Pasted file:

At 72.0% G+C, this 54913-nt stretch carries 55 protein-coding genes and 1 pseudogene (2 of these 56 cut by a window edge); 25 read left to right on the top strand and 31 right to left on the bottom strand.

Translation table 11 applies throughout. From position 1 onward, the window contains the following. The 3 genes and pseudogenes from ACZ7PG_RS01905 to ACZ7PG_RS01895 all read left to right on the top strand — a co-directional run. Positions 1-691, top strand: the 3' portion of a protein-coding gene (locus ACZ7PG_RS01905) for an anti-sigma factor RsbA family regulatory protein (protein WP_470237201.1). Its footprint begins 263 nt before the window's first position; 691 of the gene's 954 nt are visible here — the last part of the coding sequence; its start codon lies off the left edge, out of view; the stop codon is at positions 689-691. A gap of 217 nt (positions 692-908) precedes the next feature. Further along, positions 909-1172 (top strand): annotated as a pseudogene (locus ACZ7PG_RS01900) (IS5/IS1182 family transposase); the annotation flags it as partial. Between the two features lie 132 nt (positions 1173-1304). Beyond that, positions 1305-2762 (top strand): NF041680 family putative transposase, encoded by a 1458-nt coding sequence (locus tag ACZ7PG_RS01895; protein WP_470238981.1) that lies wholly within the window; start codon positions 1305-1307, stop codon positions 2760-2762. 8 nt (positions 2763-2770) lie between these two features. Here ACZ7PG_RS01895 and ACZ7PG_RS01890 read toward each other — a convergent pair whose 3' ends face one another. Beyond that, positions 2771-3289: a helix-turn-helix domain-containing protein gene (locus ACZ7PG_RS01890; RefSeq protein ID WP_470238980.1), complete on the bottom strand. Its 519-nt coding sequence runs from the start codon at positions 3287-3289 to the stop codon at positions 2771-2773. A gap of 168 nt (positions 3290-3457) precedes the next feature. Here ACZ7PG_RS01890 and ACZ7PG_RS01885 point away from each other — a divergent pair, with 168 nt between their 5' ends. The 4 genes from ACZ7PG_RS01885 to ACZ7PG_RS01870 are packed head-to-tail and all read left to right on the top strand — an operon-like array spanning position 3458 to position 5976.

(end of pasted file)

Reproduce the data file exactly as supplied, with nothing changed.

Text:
At 72.0% G+C, this 54913-nt stretch carries 55 protein-coding genes and 1 pseudogene (2 of these 56 cut by a window edge); 25 read left to right on the top strand and 31 right to left on the bottom strand.

Translation table 11 applies throughout. From position 1 onward, the window contains the following. The 3 genes and pseudogenes from ACZ7PG_RS01905 to ACZ7PG_RS01895 all read left to right on the top strand — a co-directional run. Positions 1-691, top strand: the 3' portion of a protein-coding gene (locus ACZ7PG_RS01905) for an anti-sigma factor RsbA family regulatory protein (protein WP_470237201.1). Its footprint begins 263 nt before the window's first position; 691 of the gene's 954 nt are visible here — the last part of the coding sequence; its start codon lies off the left edge, out of view; the stop codon is at positions 689-691. A gap of 217 nt (positions 692-908) precedes the next feature. Further along, positions 909-1172 (top strand): annotated as a pseudogene (locus ACZ7PG_RS01900) (IS5/IS1182 family transposase); the annotation flags it as partial. Between the two features lie 132 nt (positions 1173-1304). Beyond that, positions 1305-2762 (top strand): NF041680 family putative transposase, encoded by a 1458-nt coding sequence (locus tag ACZ7PG_RS01895; protein WP_470238981.1) that lies wholly within the window; start codon positions 1305-1307, stop codon positions 2760-2762. 8 nt (positions 2763-2770) lie between these two features. Here ACZ7PG_RS01895 and ACZ7PG_RS01890 read toward each other — a convergent pair whose 3' ends face one another. Beyond that, positions 2771-3289: a helix-turn-helix domain-containing protein gene (locus ACZ7PG_RS01890; RefSeq protein ID WP_470238980.1), complete on the bottom strand. Its 519-nt coding sequence runs from the start codon at positions 3287-3289 to the stop codon at positions 2771-2773. A gap of 168 nt (positions 3290-3457) precedes the next feature. Here ACZ7PG_RS01890 and ACZ7PG_RS01885 point away from each other — a divergent pair, with 168 nt between their 5' ends. The 4 genes from ACZ7PG_RS01885 to ACZ7PG_RS01870 are packed head-to-tail and all read left to right on the top strand — an operon-like array spanning position 3458 to position 5976.